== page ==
Working with a range of interesting clients brings its own rewards. One of them is reading Anne Summers’ body of work, which now includes On Luck, a book in the Little Books on Big Themes series from Melbourne University Press in which prominent Australians address a topic in about 10,000 words, published in pocket-sized hardback: Gay Bilson On Digestion, Germaine Greer On Rage, Barrie Kosky On Ecstasy, and so on.
It’s no surprise that Summers was included as she has been one of this country’s finest thinkers, social commentators and journalists for more than a generation.
The thing with Summers is that while she is an attentive observer and an astute analyst, she is also a bloody good writer.
On Luck considers Australians’ particular relationship with luck, chance, fortune and misfortune. It exoplores our deep-rooted, abiding and inevitably destructive relationship with gambling, from the corrupt behaviour of an individual railways clerk to the social implications for a state dependent on gambling taxation.
With characteristic forensic research, Summers lays out plenty of food for thought:
Australians are ready to spend as much as $60 a week on lottery tickets yet are unwilling to invest even a third of that on their retirement …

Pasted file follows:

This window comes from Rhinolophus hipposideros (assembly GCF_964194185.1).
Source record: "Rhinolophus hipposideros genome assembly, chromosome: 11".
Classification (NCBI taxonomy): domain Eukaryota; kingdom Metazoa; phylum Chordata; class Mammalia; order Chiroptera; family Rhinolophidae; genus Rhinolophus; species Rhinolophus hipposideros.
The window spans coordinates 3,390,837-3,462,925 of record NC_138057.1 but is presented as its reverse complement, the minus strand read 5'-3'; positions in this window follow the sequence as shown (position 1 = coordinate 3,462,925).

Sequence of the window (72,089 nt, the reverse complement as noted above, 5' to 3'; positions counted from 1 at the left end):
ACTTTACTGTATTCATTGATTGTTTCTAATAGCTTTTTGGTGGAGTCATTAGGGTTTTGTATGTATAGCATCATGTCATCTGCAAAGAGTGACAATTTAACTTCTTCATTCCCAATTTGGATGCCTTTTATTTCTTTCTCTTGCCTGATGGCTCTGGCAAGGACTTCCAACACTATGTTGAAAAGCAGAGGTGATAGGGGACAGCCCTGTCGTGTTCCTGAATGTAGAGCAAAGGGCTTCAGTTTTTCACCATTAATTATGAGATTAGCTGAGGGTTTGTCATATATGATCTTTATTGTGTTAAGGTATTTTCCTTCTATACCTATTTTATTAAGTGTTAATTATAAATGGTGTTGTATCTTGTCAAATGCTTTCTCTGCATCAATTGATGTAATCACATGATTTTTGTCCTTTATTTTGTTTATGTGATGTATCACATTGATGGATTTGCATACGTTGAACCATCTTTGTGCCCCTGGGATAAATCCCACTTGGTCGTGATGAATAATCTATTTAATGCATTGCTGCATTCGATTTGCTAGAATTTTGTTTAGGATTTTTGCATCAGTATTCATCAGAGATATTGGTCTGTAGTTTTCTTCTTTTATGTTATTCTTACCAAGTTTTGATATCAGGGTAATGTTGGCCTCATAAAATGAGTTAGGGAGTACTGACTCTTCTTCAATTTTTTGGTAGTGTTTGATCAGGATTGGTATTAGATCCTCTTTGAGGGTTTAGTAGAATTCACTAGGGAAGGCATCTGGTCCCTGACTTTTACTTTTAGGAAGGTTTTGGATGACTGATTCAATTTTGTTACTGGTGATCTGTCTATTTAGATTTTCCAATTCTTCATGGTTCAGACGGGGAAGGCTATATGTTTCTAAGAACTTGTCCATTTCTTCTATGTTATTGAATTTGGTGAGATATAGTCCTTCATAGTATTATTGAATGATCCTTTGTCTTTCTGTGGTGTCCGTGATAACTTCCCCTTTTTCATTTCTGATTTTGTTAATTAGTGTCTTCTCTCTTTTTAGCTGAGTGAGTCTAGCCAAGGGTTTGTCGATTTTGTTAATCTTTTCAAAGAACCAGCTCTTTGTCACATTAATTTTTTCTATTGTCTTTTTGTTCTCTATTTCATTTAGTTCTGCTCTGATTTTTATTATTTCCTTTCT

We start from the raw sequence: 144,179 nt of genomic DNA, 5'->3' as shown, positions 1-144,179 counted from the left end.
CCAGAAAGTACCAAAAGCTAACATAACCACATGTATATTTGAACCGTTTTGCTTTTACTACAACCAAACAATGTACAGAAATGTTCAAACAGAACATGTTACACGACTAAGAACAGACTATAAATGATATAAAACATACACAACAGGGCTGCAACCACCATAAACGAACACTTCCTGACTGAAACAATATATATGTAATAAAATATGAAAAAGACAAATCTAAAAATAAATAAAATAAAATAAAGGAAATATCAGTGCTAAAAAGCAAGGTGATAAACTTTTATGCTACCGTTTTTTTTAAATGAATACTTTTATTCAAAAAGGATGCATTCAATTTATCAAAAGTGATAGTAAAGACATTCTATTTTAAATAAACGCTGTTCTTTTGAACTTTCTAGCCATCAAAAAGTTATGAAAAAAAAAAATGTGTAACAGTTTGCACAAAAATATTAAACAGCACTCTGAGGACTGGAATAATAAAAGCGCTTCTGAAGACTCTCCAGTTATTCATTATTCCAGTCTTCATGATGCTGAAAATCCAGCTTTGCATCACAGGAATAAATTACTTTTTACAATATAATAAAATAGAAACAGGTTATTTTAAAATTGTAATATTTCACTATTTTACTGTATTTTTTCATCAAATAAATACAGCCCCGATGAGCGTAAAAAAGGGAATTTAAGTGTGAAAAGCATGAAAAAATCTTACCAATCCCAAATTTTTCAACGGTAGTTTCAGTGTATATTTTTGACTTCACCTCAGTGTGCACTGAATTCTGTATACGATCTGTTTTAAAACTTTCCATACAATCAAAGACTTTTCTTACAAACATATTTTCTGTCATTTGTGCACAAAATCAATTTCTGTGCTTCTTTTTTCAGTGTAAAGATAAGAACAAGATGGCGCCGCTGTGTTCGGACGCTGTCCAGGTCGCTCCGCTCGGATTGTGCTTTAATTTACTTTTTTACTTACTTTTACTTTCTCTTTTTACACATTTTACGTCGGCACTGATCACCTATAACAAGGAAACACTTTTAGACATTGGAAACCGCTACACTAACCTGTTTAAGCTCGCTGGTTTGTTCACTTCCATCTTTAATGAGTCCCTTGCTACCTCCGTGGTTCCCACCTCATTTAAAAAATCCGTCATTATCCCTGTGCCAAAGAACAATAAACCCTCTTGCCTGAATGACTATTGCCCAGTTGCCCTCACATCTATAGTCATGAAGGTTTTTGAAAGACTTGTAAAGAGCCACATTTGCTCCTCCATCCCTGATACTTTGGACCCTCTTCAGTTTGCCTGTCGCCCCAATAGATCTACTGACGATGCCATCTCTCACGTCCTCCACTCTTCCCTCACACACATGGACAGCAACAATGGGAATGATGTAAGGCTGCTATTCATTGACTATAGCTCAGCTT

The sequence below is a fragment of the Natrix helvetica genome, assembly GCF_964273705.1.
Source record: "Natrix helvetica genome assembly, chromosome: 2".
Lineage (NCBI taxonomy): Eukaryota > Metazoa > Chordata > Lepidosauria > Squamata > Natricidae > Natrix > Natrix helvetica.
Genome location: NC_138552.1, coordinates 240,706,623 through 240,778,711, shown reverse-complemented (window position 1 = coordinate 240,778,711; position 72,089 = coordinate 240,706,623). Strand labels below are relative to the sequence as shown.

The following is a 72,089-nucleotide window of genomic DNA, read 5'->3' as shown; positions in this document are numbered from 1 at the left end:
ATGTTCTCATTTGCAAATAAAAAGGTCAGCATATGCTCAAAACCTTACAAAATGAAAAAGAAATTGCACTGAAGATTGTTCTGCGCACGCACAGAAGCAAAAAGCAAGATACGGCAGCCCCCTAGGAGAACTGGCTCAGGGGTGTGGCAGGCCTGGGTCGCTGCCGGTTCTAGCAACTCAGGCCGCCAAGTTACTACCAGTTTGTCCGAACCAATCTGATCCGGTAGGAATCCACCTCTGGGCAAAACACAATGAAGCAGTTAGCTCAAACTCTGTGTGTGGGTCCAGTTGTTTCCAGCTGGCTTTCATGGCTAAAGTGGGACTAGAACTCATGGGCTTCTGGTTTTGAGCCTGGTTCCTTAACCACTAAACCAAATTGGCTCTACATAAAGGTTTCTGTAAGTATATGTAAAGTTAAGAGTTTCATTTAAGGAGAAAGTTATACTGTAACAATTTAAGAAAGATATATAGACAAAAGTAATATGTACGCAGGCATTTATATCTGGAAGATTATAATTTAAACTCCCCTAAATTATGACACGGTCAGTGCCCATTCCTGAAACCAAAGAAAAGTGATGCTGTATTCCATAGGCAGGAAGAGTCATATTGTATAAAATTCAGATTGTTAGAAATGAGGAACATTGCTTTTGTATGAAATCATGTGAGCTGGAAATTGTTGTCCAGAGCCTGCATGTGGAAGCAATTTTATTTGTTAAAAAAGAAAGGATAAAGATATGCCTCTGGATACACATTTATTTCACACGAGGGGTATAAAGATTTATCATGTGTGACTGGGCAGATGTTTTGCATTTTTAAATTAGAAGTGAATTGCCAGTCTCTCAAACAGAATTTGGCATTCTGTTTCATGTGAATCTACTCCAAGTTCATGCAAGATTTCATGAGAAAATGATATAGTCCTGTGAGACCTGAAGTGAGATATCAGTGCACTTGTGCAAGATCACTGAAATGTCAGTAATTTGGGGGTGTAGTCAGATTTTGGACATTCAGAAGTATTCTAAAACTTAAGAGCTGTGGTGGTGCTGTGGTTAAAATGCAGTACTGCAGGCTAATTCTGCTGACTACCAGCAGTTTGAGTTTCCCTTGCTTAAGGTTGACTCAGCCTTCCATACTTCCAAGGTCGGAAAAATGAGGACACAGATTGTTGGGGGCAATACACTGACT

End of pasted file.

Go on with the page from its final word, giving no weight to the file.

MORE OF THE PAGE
And she doesn’t mind putting the boot in:
We advertised ourselves as lucky, which, when you think about the randomness involved in such good fortune, is another way of boasting of being lazy. All that bounty for no effort …
Also inevitable – mandatory, just about, when the words ‘Australia’ and ‘luck’ come into close proximity – is some kind of reflection on The Lucky Country and how the title of Donald Horne’s 1964 book became misappropriated as the self-congratulatory slogan of a country suddenly aware of its riches in mineral resources.
Summers does not disappoint, explaining how Horne was actually referring to a problem he discerned then in how Australia as a nation had got where it had because of luck rather than expertise or application. Summers doesn’t seem to feel the situation has changed.
The problem with luck is the lack of control, and while luck might theoretically carry you forward indefinitely, you can’t rely on it – the consequences of doing so are dire. It’s no coincidence that seasoned professional gamblers do not rely on luck.
Recent developments such as our increasing understanding of climate change to the downturn in international financial markets emphatically affirm Summers’ closing injunction for us to “Stop chancing our arm and start plotting a course”.
It’s an entertaining and provocative read, with Summers’ challenges to the nation coming across as within our power to meet, should we choose to stop believing in our luck.